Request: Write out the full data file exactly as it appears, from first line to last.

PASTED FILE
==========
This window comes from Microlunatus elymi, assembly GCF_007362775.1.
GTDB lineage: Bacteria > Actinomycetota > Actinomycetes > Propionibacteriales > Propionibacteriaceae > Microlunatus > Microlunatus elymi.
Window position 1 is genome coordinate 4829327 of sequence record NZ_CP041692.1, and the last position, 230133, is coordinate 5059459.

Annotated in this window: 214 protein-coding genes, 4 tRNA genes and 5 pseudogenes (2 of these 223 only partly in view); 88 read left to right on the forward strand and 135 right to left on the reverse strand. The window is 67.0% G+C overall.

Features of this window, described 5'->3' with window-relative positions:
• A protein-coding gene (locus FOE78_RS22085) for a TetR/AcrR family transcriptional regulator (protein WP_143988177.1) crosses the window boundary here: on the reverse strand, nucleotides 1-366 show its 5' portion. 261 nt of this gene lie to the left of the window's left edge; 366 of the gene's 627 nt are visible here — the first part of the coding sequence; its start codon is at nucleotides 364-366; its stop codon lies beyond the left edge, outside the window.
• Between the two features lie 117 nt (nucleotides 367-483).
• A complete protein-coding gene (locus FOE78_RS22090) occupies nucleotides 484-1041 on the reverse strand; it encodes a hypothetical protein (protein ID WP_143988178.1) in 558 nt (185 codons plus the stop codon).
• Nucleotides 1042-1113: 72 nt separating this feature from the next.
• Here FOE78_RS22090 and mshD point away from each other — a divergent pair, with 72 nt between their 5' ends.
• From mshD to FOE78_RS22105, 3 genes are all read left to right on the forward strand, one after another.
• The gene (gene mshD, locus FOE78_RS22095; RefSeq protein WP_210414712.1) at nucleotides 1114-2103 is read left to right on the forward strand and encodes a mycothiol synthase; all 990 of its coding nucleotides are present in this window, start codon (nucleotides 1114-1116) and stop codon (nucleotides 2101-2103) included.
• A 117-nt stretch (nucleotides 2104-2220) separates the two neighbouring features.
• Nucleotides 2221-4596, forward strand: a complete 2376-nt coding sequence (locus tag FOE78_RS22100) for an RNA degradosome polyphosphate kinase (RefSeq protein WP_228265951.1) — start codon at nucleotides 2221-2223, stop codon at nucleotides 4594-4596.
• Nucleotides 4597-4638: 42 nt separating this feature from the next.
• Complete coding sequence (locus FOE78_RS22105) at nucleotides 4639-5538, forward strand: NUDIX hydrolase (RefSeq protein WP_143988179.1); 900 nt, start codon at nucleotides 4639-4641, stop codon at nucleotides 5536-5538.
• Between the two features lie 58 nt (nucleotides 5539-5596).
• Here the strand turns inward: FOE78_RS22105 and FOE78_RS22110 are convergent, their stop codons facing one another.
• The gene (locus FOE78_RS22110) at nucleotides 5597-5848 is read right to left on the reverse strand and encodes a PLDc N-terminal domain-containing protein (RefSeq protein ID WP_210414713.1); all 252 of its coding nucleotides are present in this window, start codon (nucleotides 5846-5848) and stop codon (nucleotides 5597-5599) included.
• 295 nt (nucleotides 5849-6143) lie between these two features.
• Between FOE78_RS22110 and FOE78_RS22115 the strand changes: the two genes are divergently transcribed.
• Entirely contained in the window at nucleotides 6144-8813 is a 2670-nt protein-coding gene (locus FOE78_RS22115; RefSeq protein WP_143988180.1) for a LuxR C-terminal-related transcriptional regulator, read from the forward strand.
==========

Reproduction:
This window comes from Microlunatus elymi, assembly GCF_007362775.1.
GTDB lineage: Bacteria > Actinomycetota > Actinomycetes > Propionibacteriales > Propionibacteriaceae > Microlunatus > Microlunatus elymi.
Window position 1 is genome coordinate 4829327 of sequence record NZ_CP041692.1, and the last position, 230133, is coordinate 5059459.

Annotated in this window: 214 protein-coding genes, 4 tRNA genes and 5 pseudogenes (2 of these 223 only partly in view); 88 read left to right on the forward strand and 135 right to left on the reverse strand. The window is 67.0% G+C overall.

Features of this window, described 5'->3' with window-relative positions:
• A protein-coding gene (locus FOE78_RS22085) for a TetR/AcrR family transcriptional regulator (protein WP_143988177.1) crosses the window boundary here: on the reverse strand, nucleotides 1-366 show its 5' portion. 261 nt of this gene lie to the left of the window's left edge; 366 of the gene's 627 nt are visible here — the first part of the coding sequence; its start codon is at nucleotides 364-366; its stop codon lies beyond the left edge, outside the window.
• Between the two features lie 117 nt (nucleotides 367-483).
• A complete protein-coding gene (locus FOE78_RS22090) occupies nucleotides 484-1041 on the reverse strand; it encodes a hypothetical protein (protein ID WP_143988178.1) in 558 nt (185 codons plus the stop codon).
• Nucleotides 1042-1113: 72 nt separating this feature from the next.
• Here FOE78_RS22090 and mshD point away from each other — a divergent pair, with 72 nt between their 5' ends.
• From mshD to FOE78_RS22105, 3 genes are all read left to right on the forward strand, one after another.
• The gene (gene mshD, locus FOE78_RS22095; RefSeq protein WP_210414712.1) at nucleotides 1114-2103 is read left to right on the forward strand and encodes a mycothiol synthase; all 990 of its coding nucleotides are present in this window, start codon (nucleotides 1114-1116) and stop codon (nucleotides 2101-2103) included.
• A 117-nt stretch (nucleotides 2104-2220) separates the two neighbouring features.
• Nucleotides 2221-4596, forward strand: a complete 2376-nt coding sequence (locus tag FOE78_RS22100) for an RNA degradosome polyphosphate kinase (RefSeq protein WP_228265951.1) — start codon at nucleotides 2221-2223, stop codon at nucleotides 4594-4596.
• Nucleotides 4597-4638: 42 nt separating this feature from the next.
• Complete coding sequence (locus FOE78_RS22105) at nucleotides 4639-5538, forward strand: NUDIX hydrolase (RefSeq protein WP_143988179.1); 900 nt, start codon at nucleotides 4639-4641, stop codon at nucleotides 5536-5538.
• Between the two features lie 58 nt (nucleotides 5539-5596).
• Here the strand turns inward: FOE78_RS22105 and FOE78_RS22110 are convergent, their stop codons facing one another.
• The gene (locus FOE78_RS22110) at nucleotides 5597-5848 is read right to left on the reverse strand and encodes a PLDc N-terminal domain-containing protein (RefSeq protein ID WP_210414713.1); all 252 of its coding nucleotides are present in this window, start codon (nucleotides 5846-5848) and stop codon (nucleotides 5597-5599) included.
• 295 nt (nucleotides 5849-6143) lie between these two features.
• Between FOE78_RS22110 and FOE78_RS22115 the strand changes: the two genes are divergently transcribed.
• Entirely contained in the window at nucleotides 6144-8813 is a 2670-nt protein-coding gene (locus FOE78_RS22115; RefSeq protein WP_143988180.1) for a LuxR C-terminal-related transcriptional regulator, read from the forward strand.